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We'll be posting results from this survey to the frontpage one at a time, since a few people asked us not to share all of them at once and risk flooding the Forum. You can see the full set of results at our sequence.

This post is part of a series on Open Phil’s 2020 survey of a subset of people doing (or interested in) longtermist priority work. See the first post for an introduction and a discussion of the high-level takeaways from this survey. Previous posts discussed the survey’s methodology, background statistics about our respondent pool, and our findings on what helped and hindered our respondents re: their positive impact on the world. This post discusses our results about the impact from EA groups.

You can read this whole sequence as a single Google Doc here, if you prefer having everything in one place. Feel free to comment either on the doc or on the Forum. Comments on the Forum are likely better for substantive discussion, while comments on the doc may be better for quick, localized questions.

We found evidence of a lot of impact from EA groups. One question asked our respondents to list the top few things that impacted them (unanchored), and on this question, our respondents listed EA groups more frequently, by far, than anything else on the list of 34 EA/EA-adjacent things we specifically looked for in responses. On other metrics which aggregated large and small impacts, (“impact points” and “mentions”) they also performed well. How is this impact distributed across different groups and types of groups?

Summary of Key Results

  • Most of the impact from groups was from university groups. They were responsible for between ~65-75% of the total impact from all groups, according to the impact points metric.
  • Impact was very unevenly distributed among groups at top-15 universities. Oxford, Cambridge, Stanford, and Harvard combined got the vast majority of the impact from groups at top-15 universities, according to the impact points metric.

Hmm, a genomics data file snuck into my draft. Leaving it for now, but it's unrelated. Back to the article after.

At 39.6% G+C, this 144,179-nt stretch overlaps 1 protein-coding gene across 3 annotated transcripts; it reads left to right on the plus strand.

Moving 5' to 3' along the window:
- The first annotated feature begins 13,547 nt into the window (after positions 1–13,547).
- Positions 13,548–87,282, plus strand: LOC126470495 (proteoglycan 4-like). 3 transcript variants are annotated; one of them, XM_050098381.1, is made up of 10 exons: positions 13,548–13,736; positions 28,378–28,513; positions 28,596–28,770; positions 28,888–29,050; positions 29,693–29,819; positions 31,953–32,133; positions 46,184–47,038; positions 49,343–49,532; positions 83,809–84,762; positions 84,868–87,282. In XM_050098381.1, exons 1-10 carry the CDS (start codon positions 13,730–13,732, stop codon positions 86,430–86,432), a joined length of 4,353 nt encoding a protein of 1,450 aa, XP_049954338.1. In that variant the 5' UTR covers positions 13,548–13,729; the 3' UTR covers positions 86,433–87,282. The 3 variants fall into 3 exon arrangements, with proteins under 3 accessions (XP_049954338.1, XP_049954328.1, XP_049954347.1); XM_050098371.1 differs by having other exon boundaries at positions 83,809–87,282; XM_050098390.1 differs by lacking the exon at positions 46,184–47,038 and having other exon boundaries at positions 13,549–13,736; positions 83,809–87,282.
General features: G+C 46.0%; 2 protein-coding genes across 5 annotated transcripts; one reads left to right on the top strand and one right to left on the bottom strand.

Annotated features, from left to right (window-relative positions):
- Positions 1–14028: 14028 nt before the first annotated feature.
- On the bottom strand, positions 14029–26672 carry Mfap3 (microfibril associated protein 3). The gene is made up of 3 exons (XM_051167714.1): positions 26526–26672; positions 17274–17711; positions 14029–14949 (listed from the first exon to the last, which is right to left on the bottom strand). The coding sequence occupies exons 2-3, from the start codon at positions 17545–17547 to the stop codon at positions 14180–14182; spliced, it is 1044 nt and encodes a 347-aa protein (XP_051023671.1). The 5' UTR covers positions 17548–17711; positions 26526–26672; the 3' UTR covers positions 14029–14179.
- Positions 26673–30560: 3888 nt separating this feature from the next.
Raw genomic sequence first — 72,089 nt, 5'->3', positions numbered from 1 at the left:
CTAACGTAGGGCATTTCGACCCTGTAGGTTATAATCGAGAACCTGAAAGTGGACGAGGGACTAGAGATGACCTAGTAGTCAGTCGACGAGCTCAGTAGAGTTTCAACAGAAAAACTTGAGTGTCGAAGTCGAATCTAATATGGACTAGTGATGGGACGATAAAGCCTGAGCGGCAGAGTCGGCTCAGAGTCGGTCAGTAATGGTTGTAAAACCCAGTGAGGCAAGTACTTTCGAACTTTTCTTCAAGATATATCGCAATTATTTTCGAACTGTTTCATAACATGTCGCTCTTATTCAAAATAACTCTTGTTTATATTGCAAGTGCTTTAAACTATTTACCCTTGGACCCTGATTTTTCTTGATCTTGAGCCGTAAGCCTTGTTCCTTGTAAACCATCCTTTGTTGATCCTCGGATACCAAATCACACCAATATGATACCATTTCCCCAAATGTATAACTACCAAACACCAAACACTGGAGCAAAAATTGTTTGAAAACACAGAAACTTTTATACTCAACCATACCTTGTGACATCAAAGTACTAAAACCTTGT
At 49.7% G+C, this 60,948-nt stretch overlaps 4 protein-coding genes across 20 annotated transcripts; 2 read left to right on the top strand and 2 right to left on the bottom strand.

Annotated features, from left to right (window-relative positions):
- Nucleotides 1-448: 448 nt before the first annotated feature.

• Oxford, Cambridge, Stanford, and Harvard’s groups alone are responsible for between 40-55% of all impact from groups of any kind, according to the impact points metric.


66 distinct groups were mentioned by respondents. These encompassed both university-based groups, like Yale EA, and geographically-based groups, like EA London. A small number of topic-specific groups (e.g. an AI Safety reading group) were also included. Respondents didn’t always tell us explicitly which group they had attended, but when they didn’t we were generally able to figure it out from reading free-text responses[1].

We also calculated impact points for individual EA groups[2]. Note that because of differences in how they are calculated, the sum of impact points for individual EA groups is slightly different from the impact points total assigned to the thing called “Local EA groups, including student groups” in our Influences section.

Note also that a fair number of our respondents were actually founders/organizers of the groups they said had an impact on them, and some mentioned that this was important to how the group had impacted them (e.g. they got more into EA ideas because they were in this role).

This analysis doesn’t include rationality/LessWrong/Slate Star Codex meetup groups, though they were one of the 34 influences we asked about by name.

The below charts show the breakdown of unweighted and weighted impact points for groups with the top ten largest totals[3], lumping all other groups under “Other.” I’ve redacted the names of some groups in order to protect respondent anonymity.